WASHINGTON — As Trump administration officials take fresh aim at China for a list of grievances ranging from intellectual property theft to the coronavirus pandemic, Beijing fired back by saying the U.S. is "possessed by such evil" and is, therefore, to blame for deteriorating relations.
"Some in the U.S., driven by ideological bias, have been sparing no effort to paint China as a rival or even adversary, smear and attack China and encircle and contain its development," Chinese Foreign Ministry spokeswoman Hua Chunying told reporters Friday. "The U.S. is pressing the accelerator to trash China-U.S. relations, while China is putting the brakes on," she said.
"Certain U.S. politicians are so irresponsible that they will say whatever needs to be said to make China a target," she said. "The world has already seen through the U.S. playbook of fabricating narratives to deflect attention. Possessed by such evil, they are on the brink of losing their mind," she added.
Her comments were triggered by a blistering speech U.S. Attorney General Bill Barr gave Thursday, in which he accused the Chinese government of human rights abuses, espionage and economic blitzkrieg.
"The American people are more attuned than ever to the threat that the Chinese Communist Party poses not only to our way of life, but to our very lives and livelihoods," Barr said, highlighting recent addresses made by Trump administration officials.
Last month, national security advisor Robert O'Brien slammed China for a laundry list of offenses before saying that "the days of American passivity and naivety regarding the People's Republic of China are over." Similarly, FBI Director Chris Wray said the Trump administration would not allow the Chinese to carry on with espionage and cyberattacks against the United States which has amounted to what he called "one of the largest transfers of wealth in human history."
The crumbling relationship between Washington and Beijing has intensified following an attempt from the world's two largest economies to mend trade relations.
U.S. officials have long complained that Chinese intellectual property theft has cost the economy billions of dollars in revenue and thousands of jobs. They have also said that it threatens national security. Meanwhile, Beijing maintains that it does not engage in intellectual property theft.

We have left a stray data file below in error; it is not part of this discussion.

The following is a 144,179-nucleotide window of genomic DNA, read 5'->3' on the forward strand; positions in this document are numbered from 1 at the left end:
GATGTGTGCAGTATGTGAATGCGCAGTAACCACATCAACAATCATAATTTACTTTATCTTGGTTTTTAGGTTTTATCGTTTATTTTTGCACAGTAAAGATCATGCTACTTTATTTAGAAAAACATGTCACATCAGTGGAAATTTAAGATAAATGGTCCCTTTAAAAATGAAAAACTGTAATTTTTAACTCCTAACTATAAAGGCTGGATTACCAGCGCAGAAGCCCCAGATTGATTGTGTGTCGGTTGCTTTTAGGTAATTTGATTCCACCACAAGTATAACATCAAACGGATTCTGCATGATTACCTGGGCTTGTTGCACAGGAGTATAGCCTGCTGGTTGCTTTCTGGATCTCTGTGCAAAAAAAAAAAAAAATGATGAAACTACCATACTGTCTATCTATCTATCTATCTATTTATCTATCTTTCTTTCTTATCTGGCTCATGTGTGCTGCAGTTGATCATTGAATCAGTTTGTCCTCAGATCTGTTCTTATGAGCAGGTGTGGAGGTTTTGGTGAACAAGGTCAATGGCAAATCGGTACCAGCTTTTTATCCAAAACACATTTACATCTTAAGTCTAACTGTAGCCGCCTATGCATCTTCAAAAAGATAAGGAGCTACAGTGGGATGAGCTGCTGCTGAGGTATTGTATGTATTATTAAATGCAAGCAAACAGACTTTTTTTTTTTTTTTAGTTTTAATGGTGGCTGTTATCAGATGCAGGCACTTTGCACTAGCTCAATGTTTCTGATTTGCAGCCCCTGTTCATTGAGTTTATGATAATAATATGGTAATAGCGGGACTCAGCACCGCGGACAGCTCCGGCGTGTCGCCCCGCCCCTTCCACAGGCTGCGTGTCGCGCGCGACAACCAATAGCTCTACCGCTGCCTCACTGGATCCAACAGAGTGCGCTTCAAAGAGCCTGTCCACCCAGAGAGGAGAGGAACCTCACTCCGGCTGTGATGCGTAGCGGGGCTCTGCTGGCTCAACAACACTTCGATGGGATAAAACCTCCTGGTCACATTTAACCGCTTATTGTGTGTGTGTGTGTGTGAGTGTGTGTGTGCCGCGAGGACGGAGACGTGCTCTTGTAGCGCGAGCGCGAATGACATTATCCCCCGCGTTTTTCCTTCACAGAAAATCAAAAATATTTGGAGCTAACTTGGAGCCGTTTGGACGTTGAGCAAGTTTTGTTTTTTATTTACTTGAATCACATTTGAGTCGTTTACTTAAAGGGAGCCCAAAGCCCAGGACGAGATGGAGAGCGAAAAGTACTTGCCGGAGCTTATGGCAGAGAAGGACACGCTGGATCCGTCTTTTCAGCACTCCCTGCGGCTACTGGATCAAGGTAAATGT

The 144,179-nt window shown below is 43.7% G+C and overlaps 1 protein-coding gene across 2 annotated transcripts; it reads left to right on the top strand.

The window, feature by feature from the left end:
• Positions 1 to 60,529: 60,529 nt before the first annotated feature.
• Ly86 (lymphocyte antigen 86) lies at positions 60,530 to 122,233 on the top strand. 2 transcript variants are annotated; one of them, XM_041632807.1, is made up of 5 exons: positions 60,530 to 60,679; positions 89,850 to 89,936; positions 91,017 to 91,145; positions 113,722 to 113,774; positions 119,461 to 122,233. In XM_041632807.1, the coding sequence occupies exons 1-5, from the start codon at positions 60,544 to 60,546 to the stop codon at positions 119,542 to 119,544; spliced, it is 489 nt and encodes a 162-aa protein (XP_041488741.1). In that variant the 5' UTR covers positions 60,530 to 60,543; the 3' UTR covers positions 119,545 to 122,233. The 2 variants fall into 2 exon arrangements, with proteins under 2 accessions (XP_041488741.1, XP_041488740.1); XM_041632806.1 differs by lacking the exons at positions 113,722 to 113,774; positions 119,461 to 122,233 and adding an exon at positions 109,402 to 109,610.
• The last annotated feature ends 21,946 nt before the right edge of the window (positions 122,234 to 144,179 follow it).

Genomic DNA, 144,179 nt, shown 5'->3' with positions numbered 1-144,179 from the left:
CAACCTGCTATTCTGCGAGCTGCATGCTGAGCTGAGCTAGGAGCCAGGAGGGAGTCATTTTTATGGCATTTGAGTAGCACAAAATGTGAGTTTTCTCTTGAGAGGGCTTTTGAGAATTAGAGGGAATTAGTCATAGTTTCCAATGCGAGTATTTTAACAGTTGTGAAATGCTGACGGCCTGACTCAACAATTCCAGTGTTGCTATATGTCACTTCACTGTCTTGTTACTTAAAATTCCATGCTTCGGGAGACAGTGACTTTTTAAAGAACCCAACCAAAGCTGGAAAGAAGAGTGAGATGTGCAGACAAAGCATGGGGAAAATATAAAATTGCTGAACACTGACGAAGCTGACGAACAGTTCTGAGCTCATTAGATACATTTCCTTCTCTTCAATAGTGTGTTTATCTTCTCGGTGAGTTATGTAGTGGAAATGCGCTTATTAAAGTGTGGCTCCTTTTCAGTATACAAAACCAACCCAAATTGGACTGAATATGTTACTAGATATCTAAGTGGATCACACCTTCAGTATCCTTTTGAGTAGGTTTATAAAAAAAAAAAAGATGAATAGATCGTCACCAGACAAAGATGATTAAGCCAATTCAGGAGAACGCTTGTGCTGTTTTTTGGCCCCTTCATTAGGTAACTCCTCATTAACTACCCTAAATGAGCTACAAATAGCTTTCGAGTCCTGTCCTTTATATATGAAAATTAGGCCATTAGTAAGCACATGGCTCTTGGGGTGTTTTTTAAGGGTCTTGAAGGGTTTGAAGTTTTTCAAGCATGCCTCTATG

Secretary of State Mike Pompeo, who has previously described Huawei and other Chinese state-backed businesses as "Trojan horses for Chinese intelligence," said earlier this month that the U.S. was looking at banning TikTok as well as other Chinese social media apps, citing national security concerns.
The Trump administration has also squarely placed blame on China for the recent health crisis caused by the coronavirus.
Last week, President Donald Trump signed legislation to impose sanctions on China in response to its interference with Hong Kong's autonomy. He also signed an executive order ending the preferential treatment that Hong Kong has long enjoyed.
"Hong Kong will now be treated the same as mainland China," Trump said Tuesday during a lengthy speech in the White House Rose Garden that quickly drifted away from that legislation to touch on a variety of campaign issues.
"No special privileges, no special economic treatment and no export of sensitive technologies," he said. "In addition to that, as you know, we are placing massive tariffs and have placed very large tariffs on China."
China's Foreign Ministry said Wednesday that Beijing will impose retaliatory sanctions against U.S. individuals and entities in response to the law that also targets banks, though the statement released through state media did not refer to the executive order.